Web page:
So here are my Art Pouch’s current contents, left to right:
1 & 2: Brown and black watercolor pencils, any brand, I am no connoisseur.
3: Mechanical pencil, cheap enough that if you lose it you will not cry.
I use these (whichever one depends on my mood) to lay down beginning marks, not a full-scale drawing, but just enough to warm-up and begin to build a relationship with the page I am using.
4: Click ball point pen
Not necessarily an art supply, but I want a cheap pen that click-retracts so I can’t lose the cap. Great for signing autographs, right?
5 & 6: Water brushes
One filled with water for quick painting from my palette, one with diluted grey fountain pen ink for value-study-only tinting. These monochromatic renderings can be some of the most exciting pages in my sketchbook.
7: Drawing pen
This one is a Sailor Fude fountain pen, and once I got the hang of it, I was hooked! If you are curious, watch a video demo of it here . As the man says, it is like having several fountain pens all in one. (I got it all wrong when I tried to learn how to use it from reading a string of words in a paragraph.) It makes the most gorgeous array of expressive lines and is reasonably priced. Check it out here. Sailor Fude Pen
And then there was color…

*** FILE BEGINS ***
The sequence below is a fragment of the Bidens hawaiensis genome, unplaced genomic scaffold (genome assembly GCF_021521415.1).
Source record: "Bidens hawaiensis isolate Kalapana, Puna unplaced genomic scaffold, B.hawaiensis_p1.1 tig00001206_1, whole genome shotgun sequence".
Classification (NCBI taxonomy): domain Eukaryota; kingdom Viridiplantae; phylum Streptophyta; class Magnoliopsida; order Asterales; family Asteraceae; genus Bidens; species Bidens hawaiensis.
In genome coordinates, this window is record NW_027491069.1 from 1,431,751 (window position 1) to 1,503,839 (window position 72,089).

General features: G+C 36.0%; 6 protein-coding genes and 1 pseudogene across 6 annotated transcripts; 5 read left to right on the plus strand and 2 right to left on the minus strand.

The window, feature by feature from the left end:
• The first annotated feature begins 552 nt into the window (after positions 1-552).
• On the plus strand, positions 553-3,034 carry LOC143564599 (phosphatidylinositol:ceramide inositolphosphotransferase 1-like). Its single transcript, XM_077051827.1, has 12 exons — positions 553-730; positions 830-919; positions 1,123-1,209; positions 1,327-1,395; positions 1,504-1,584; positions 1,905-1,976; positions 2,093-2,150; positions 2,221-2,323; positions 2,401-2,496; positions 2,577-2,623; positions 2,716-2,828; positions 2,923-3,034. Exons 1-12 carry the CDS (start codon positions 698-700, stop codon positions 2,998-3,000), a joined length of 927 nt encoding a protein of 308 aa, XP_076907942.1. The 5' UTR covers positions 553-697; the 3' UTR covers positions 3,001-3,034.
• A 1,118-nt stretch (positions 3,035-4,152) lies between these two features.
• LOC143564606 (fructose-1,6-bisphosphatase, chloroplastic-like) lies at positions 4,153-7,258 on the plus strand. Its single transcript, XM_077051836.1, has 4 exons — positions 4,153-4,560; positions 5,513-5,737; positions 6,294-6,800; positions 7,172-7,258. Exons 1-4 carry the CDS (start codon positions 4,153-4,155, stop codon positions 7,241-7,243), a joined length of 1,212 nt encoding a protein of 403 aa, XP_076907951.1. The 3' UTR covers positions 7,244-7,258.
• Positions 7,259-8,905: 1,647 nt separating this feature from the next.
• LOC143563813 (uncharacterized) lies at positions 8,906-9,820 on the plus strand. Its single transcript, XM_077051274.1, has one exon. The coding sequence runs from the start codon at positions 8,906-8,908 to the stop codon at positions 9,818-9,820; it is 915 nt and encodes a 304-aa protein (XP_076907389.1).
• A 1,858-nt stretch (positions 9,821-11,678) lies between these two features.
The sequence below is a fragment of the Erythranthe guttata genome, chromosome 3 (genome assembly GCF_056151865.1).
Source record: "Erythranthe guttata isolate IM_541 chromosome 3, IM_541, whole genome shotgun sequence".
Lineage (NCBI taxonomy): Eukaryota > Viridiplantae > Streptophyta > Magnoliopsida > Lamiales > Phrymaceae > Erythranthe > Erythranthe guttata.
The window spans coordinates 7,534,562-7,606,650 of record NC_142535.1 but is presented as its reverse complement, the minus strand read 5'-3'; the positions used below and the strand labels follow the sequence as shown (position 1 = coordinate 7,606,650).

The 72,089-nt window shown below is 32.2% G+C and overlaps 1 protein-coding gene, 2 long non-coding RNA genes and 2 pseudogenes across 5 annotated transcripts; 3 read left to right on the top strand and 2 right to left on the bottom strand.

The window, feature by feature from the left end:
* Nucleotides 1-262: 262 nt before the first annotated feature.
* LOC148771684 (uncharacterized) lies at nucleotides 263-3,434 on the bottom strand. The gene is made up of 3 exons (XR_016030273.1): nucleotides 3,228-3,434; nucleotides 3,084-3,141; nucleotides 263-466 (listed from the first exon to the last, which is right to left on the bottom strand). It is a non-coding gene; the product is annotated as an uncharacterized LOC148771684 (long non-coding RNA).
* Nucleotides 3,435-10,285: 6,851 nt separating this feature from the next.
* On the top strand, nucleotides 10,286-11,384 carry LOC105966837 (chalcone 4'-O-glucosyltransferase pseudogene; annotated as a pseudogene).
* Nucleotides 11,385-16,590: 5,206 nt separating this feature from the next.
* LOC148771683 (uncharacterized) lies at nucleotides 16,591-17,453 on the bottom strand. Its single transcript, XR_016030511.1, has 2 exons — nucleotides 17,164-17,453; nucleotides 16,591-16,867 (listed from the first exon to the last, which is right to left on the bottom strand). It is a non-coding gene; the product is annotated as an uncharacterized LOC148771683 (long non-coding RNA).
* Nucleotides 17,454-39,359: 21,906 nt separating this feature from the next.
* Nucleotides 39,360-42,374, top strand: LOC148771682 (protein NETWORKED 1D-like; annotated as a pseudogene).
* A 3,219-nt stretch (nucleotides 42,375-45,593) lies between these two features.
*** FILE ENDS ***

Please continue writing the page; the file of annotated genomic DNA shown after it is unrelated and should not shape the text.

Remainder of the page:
As much as I have loved using a water-brush for adding super-quick color splotches to a sketch, there is nothing like a real watercolor brush, whether synthetic hair or natural. My advice is to pick at most two brushes, a reasonably sized round and a flat, and really get to know them. Like with the Fude pen, my brushes only worked when I listened, not when I demanded performance.
Hidden within the photo on the left are three bulldog clips with magnetic ends to hold the metal watercolor palette securely. to the lower right is a double turpentine cup, rigged up to hold water in a film canister (white plastic) in the left cup and a sea sponge in the right cup to help control the amount of water in my good thirsty brushes. All of that is clipped to a small piece of coroplast which keeps everything together. (See note on my sketch below– no need to buy coroplast if you live in a place that gets LOTS of presidential campaign yard signs every four years. After election day, there are heaps of useless coroplast signs available for free, just pick one of your favorite ex-candidate and start cutting.) The clear toothbrush holder protects an angle-cut flat brush, held secure with a piece of blue-tack putty (thanks Dana Burrell!), and a blue non-repro sketching pencil whose lines, as the name implies, magically disappear when photographed. I used one of these for page layouts back in a previous life working at New Hampshire Times newspaper in the early 1980s. Good times.
It happened again. I can only write about sketching for so long and I just have to go do it. Kind of like blogging about cookies I suspect. So I’m off to sketch my kit, a great warm-up to the next adventure. Enjoy, and thanks for reading!